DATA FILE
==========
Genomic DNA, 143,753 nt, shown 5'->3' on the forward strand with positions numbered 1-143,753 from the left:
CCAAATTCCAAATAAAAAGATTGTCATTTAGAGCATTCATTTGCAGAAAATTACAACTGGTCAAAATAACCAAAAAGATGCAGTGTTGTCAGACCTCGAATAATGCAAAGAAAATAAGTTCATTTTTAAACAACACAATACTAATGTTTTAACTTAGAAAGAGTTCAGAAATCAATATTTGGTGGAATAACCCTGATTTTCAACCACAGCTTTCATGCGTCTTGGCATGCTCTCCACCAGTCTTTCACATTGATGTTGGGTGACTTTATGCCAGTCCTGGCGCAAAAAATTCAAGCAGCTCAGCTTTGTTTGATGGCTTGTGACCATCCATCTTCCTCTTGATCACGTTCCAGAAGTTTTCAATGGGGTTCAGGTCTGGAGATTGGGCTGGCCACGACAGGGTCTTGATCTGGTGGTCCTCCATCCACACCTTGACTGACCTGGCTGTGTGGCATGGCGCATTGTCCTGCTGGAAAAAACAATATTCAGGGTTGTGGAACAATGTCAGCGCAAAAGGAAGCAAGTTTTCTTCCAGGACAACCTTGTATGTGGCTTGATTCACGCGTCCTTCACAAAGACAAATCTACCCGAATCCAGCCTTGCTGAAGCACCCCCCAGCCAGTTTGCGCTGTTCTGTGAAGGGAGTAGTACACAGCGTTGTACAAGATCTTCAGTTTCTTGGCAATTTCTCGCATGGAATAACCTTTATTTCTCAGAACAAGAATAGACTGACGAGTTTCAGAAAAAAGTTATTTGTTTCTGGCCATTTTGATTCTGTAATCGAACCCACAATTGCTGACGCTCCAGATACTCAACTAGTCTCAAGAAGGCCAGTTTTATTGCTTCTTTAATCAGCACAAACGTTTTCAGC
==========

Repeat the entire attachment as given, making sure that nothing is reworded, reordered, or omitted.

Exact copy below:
Genomic DNA, 143,753 nt, shown 5'->3' on the forward strand with positions numbered 1-143,753 from the left:
CCAAATTCCAAATAAAAAGATTGTCATTTAGAGCATTCATTTGCAGAAAATTACAACTGGTCAAAATAACCAAAAAGATGCAGTGTTGTCAGACCTCGAATAATGCAAAGAAAATAAGTTCATTTTTAAACAACACAATACTAATGTTTTAACTTAGAAAGAGTTCAGAAATCAATATTTGGTGGAATAACCCTGATTTTCAACCACAGCTTTCATGCGTCTTGGCATGCTCTCCACCAGTCTTTCACATTGATGTTGGGTGACTTTATGCCAGTCCTGGCGCAAAAAATTCAAGCAGCTCAGCTTTGTTTGATGGCTTGTGACCATCCATCTTCCTCTTGATCACGTTCCAGAAGTTTTCAATGGGGTTCAGGTCTGGAGATTGGGCTGGCCACGACAGGGTCTTGATCTGGTGGTCCTCCATCCACACCTTGACTGACCTGGCTGTGTGGCATGGCGCATTGTCCTGCTGGAAAAAACAATATTCAGGGTTGTGGAACAATGTCAGCGCAAAAGGAAGCAAGTTTTCTTCCAGGACAACCTTGTATGTGGCTTGATTCACGCGTCCTTCACAAAGACAAATCTACCCGAATCCAGCCTTGCTGAAGCACCCCCCAGCCAGTTTGCGCTGTTCTGTGAAGGGAGTAGTACACAGCGTTGTACAAGATCTTCAGTTTCTTGGCAATTTCTCGCATGGAATAACCTTTATTTCTCAGAACAAGAATAGACTGACGAGTTTCAGAAAAAAGTTATTTGTTTCTGGCCATTTTGATTCTGTAATCGAACCCACAATTGCTGACGCTCCAGATACTCAACTAGTCTCAAGAAGGCCAGTTTTATTGCTTCTTTAATCAGCACAAACGTTTTCAGC